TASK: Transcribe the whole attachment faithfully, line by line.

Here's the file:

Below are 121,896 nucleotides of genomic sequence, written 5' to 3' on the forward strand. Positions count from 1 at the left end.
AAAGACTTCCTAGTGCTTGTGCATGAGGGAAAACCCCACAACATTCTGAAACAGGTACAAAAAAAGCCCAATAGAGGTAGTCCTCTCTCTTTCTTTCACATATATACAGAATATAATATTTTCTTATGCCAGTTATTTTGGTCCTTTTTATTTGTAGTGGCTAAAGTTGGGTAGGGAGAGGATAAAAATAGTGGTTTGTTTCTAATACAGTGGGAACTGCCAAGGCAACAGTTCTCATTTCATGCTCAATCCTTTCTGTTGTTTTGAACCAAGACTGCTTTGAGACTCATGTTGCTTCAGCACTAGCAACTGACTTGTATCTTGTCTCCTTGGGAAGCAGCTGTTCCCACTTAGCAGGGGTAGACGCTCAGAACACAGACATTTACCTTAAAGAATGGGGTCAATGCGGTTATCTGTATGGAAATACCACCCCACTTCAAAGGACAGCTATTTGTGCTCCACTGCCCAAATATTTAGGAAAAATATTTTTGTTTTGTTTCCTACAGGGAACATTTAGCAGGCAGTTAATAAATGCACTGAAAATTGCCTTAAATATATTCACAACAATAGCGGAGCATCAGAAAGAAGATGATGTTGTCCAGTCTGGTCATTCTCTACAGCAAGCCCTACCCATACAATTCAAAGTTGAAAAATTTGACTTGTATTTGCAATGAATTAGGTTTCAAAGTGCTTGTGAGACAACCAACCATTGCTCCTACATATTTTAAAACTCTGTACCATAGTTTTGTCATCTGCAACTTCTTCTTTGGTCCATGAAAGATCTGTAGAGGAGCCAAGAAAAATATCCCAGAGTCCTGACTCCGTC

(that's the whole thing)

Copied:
Below are 121,896 nucleotides of genomic sequence, written 5' to 3' on the forward strand. Positions count from 1 at the left end.
AAAGACTTCCTAGTGCTTGTGCATGAGGGAAAACCCCACAACATTCTGAAACAGGTACAAAAAAAGCCCAATAGAGGTAGTCCTCTCTCTTTCTTTCACATATATACAGAATATAATATTTTCTTATGCCAGTTATTTTGGTCCTTTTTATTTGTAGTGGCTAAAGTTGGGTAGGGAGAGGATAAAAATAGTGGTTTGTTTCTAATACAGTGGGAACTGCCAAGGCAACAGTTCTCATTTCATGCTCAATCCTTTCTGTTGTTTTGAACCAAGACTGCTTTGAGACTCATGTTGCTTCAGCACTAGCAACTGACTTGTATCTTGTCTCCTTGGGAAGCAGCTGTTCCCACTTAGCAGGGGTAGACGCTCAGAACACAGACATTTACCTTAAAGAATGGGGTCAATGCGGTTATCTGTATGGAAATACCACCCCACTTCAAAGGACAGCTATTTGTGCTCCACTGCCCAAATATTTAGGAAAAATATTTTTGTTTTGTTTCCTACAGGGAACATTTAGCAGGCAGTTAATAAATGCACTGAAAATTGCCTTAAATATATTCACAACAATAGCGGAGCATCAGAAAGAAGATGATGTTGTCCAGTCTGGTCATTCTCTACAGCAAGCCCTACCCATACAATTCAAAGTTGAAAAATTTGACTTGTATTTGCAATGAATTAGGTTTCAAAGTGCTTGTGAGACAACCAACCATTGCTCCTACATATTTTAAAACTCTGTACCATAGTTTTGTCATCTGCAACTTCTTCTTTGGTCCATGAAAGATCTGTAGAGGAGCCAAGAAAAATATCCCAGAGTCCTGACTCCGTC